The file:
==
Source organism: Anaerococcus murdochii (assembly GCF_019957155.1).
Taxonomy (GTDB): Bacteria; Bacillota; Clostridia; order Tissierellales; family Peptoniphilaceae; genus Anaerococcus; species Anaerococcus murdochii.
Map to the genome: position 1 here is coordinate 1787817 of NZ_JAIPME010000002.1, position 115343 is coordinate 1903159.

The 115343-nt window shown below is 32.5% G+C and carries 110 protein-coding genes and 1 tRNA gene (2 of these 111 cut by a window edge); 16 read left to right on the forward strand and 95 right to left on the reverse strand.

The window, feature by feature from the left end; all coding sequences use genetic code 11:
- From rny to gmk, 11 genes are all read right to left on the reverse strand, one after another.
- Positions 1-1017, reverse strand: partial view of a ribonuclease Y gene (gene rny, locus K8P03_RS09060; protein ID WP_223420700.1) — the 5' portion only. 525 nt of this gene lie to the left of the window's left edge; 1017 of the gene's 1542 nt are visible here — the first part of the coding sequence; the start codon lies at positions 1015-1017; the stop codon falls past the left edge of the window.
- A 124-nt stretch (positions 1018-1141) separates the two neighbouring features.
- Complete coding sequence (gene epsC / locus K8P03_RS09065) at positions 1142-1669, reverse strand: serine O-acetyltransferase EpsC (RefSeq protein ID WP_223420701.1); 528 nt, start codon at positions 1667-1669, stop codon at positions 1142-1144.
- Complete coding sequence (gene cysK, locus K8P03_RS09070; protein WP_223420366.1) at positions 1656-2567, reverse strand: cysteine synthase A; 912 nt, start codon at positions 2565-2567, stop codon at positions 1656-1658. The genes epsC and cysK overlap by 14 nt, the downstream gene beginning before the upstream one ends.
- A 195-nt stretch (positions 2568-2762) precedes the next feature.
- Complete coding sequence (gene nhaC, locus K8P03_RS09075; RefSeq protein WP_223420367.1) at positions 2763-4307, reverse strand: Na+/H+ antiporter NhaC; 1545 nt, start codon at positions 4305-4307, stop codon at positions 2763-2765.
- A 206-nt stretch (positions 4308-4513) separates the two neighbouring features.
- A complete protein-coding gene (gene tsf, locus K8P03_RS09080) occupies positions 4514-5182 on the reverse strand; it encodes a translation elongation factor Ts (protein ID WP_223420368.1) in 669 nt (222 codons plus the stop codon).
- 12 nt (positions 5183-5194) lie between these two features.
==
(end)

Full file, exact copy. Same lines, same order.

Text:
Source organism: Anaerococcus murdochii (assembly GCF_019957155.1).
Taxonomy (GTDB): Bacteria; Bacillota; Clostridia; order Tissierellales; family Peptoniphilaceae; genus Anaerococcus; species Anaerococcus murdochii.
Map to the genome: position 1 here is coordinate 1787817 of NZ_JAIPME010000002.1, position 115343 is coordinate 1903159.

The 115343-nt window shown below is 32.5% G+C and carries 110 protein-coding genes and 1 tRNA gene (2 of these 111 cut by a window edge); 16 read left to right on the forward strand and 95 right to left on the reverse strand.

The window, feature by feature from the left end; all coding sequences use genetic code 11:
- From rny to gmk, 11 genes are all read right to left on the reverse strand, one after another.
- Positions 1-1017, reverse strand: partial view of a ribonuclease Y gene (gene rny, locus K8P03_RS09060; protein ID WP_223420700.1) — the 5' portion only. 525 nt of this gene lie to the left of the window's left edge; 1017 of the gene's 1542 nt are visible here — the first part of the coding sequence; the start codon lies at positions 1015-1017; the stop codon falls past the left edge of the window.
- A 124-nt stretch (positions 1018-1141) separates the two neighbouring features.
- Complete coding sequence (gene epsC / locus K8P03_RS09065) at positions 1142-1669, reverse strand: serine O-acetyltransferase EpsC (RefSeq protein ID WP_223420701.1); 528 nt, start codon at positions 1667-1669, stop codon at positions 1142-1144.
- Complete coding sequence (gene cysK, locus K8P03_RS09070; protein WP_223420366.1) at positions 1656-2567, reverse strand: cysteine synthase A; 912 nt, start codon at positions 2565-2567, stop codon at positions 1656-1658. The genes epsC and cysK overlap by 14 nt, the downstream gene beginning before the upstream one ends.
- A 195-nt stretch (positions 2568-2762) precedes the next feature.
- Complete coding sequence (gene nhaC, locus K8P03_RS09075; RefSeq protein WP_223420367.1) at positions 2763-4307, reverse strand: Na+/H+ antiporter NhaC; 1545 nt, start codon at positions 4305-4307, stop codon at positions 2763-2765.
- A 206-nt stretch (positions 4308-4513) separates the two neighbouring features.
- A complete protein-coding gene (gene tsf, locus K8P03_RS09080) occupies positions 4514-5182 on the reverse strand; it encodes a translation elongation factor Ts (protein ID WP_223420368.1) in 669 nt (222 codons plus the stop codon).
- 12 nt (positions 5183-5194) lie between these two features.